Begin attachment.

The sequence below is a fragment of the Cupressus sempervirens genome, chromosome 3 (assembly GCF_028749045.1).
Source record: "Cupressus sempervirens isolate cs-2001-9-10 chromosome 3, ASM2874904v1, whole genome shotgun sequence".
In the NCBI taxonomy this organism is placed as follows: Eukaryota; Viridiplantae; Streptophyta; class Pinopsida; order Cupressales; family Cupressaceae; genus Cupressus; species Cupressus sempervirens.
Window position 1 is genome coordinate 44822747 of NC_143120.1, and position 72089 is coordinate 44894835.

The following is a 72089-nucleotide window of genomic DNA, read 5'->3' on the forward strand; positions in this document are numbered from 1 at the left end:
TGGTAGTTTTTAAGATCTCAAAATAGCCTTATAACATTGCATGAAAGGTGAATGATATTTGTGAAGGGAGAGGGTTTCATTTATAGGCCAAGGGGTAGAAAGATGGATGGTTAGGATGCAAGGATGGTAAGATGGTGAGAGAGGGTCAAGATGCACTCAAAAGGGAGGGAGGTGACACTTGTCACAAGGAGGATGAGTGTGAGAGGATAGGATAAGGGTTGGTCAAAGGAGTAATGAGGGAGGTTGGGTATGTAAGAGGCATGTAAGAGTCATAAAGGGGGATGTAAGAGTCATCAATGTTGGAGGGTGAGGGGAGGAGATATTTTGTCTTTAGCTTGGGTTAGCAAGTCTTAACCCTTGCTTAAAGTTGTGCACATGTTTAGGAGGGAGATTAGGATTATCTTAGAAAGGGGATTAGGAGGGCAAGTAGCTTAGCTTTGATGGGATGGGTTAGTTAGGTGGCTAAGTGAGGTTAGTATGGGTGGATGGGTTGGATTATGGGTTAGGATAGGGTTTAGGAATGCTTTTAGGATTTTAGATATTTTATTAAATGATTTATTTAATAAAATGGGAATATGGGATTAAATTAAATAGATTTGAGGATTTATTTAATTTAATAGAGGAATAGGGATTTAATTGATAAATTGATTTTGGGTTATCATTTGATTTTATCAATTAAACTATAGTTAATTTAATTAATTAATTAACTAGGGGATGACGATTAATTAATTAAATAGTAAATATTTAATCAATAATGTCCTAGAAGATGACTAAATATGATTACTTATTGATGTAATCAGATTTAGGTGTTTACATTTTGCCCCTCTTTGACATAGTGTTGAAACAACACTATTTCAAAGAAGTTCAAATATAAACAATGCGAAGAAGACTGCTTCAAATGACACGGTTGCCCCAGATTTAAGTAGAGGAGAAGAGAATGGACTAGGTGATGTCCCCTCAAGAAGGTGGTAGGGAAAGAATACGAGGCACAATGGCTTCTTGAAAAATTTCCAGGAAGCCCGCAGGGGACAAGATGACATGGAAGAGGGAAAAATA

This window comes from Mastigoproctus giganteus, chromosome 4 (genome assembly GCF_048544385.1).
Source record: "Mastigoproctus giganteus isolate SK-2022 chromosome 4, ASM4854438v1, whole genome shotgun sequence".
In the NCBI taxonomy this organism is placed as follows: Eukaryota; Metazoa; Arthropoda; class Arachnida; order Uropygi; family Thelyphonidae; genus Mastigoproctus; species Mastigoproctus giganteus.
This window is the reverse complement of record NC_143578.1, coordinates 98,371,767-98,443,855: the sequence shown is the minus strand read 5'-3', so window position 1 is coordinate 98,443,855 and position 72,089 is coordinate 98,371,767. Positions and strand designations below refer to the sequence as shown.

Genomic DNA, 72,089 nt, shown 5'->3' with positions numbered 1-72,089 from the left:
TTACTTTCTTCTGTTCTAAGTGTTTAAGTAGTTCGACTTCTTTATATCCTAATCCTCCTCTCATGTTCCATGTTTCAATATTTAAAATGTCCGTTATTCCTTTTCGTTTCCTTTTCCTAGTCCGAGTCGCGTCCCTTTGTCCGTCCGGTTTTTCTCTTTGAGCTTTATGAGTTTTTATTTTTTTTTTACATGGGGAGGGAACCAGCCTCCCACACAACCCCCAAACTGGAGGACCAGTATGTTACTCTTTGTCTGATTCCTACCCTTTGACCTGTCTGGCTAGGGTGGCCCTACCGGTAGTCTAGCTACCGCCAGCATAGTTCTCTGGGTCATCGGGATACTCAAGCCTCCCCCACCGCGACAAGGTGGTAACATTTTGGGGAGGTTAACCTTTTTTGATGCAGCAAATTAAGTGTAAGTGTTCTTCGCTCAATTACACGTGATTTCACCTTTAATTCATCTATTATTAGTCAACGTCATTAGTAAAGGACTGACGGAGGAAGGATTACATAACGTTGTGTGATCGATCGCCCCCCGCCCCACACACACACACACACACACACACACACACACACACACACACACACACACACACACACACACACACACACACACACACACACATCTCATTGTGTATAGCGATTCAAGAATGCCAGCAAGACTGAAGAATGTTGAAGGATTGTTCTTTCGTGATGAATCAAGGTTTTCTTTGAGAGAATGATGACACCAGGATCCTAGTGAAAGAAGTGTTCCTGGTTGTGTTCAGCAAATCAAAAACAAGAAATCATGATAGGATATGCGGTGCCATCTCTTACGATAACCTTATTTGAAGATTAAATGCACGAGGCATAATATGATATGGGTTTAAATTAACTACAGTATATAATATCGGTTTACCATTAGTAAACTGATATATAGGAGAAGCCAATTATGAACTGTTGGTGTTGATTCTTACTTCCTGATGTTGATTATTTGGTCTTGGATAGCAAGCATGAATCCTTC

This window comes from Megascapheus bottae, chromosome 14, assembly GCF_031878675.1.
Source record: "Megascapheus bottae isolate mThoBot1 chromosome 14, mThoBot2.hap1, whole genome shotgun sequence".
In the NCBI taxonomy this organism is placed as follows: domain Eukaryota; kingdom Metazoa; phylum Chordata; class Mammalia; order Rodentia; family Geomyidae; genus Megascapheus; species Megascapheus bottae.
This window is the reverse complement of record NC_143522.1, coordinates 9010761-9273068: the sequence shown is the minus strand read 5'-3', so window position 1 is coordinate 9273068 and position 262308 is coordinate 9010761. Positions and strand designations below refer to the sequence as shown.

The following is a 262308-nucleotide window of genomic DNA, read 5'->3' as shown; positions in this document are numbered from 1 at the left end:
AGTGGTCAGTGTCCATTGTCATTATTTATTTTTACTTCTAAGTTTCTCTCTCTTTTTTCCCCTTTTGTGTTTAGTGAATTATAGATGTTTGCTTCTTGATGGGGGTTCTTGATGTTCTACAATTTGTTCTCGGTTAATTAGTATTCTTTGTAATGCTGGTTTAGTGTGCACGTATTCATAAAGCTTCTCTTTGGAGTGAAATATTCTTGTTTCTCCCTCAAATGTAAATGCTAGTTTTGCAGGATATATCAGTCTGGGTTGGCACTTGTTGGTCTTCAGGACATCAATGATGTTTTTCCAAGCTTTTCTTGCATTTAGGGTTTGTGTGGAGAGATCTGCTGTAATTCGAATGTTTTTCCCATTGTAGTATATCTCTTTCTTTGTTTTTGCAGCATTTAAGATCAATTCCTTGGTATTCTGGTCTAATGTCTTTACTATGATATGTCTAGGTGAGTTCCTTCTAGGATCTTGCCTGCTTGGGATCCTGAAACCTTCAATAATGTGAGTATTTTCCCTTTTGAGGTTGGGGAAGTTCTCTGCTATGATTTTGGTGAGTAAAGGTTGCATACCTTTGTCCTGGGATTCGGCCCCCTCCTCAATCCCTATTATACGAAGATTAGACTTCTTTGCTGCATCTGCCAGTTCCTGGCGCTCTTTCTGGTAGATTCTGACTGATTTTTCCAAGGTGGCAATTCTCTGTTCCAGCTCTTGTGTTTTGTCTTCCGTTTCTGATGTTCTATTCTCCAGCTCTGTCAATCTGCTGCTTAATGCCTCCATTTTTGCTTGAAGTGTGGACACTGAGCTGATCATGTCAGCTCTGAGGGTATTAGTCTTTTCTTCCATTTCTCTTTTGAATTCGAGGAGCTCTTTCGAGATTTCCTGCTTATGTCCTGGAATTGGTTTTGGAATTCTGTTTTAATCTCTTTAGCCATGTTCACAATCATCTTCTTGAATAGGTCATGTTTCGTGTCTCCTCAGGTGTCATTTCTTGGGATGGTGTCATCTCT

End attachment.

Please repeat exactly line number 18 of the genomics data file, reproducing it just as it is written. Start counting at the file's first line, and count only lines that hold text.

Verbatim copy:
AGTGGTCAGTGTCCATTGTCATTATTTATTTTTACTTCTAAGTTTCTCTCTCTTTTTTCCCCTTTTGTGTTTAGTGAATTATAGATGTTTGCTTCTTGATGGGGGTTCTTGATGTTCTACAATTTGTTCTCGGTTAATTAGTATTCTTTGTAATGCTGGTTTAGTGTGCACGTATTCATAAAGCTTCTCTTTGGAGTGAAATATTCTTGTTTCTCCCTCAAATGTAAATGCTAGTTTTGCAGGATATATCAGTCTGGGTTGGCACTTGTTGGTCTTCAGGACATCAATGATGTTTTTCCAAGCTTTTCTTGCATTTAGGGTTTGTGTGGAGAGATCTGCTGTAATTCGAATGTTTTTCCCATTGTAGTATATCTCTTTCTTTGTTTTTGCAGCATTTAAGATCAATTCCTTGGTATTCTGGTCTAATGTCTTTACTATGATATGTCTAGGTGAGTTCCTTCTAGGATCTTGCCTGCTTGGGATCCTGAAACCTTCAATAATGTGAGTATTTTCCCTTTTGAGGTTGGGGAAGTTCTCTGCTATGATTTTGGTGAGTAAAGGTTGCATACCTTTGTCCTGGGATTCGGCCCCCTCCTCAATCCCTATTATACGAAGATTAGACTTCTTTGCTGCATCTGCCAGTTCCTGGCGCTCTTTCTGGTAGATTCTGACTGATTTTTCCAAGGTGGCAATTCTCTGTTCCAGCTCTTGTGTTTTGTCTTCCGTTTCTGATGTTCTATTCTCCAGCTCTGTCAATCTGCTGCTTAATGCCTCCATTTTTGCTTGAAGTGTGGACACTGAGCTGATCATGTCAGCTCTGAGGGTATTAGTCTTTTCTTCCATTTCTCTTTTGAATTCGAGGAGCTCTTTCGAGATTTCCTGCTTATGTCCTGGAATTGGTTTTGGAATTCTGTTTTAATCTCTTTAGCCATGTTCACAATCATCTTCTTGAATAGGTCATGTTTCGTGTCTCCTCAGGTGTCATTTCTTGGGATGGTGTCATCTCT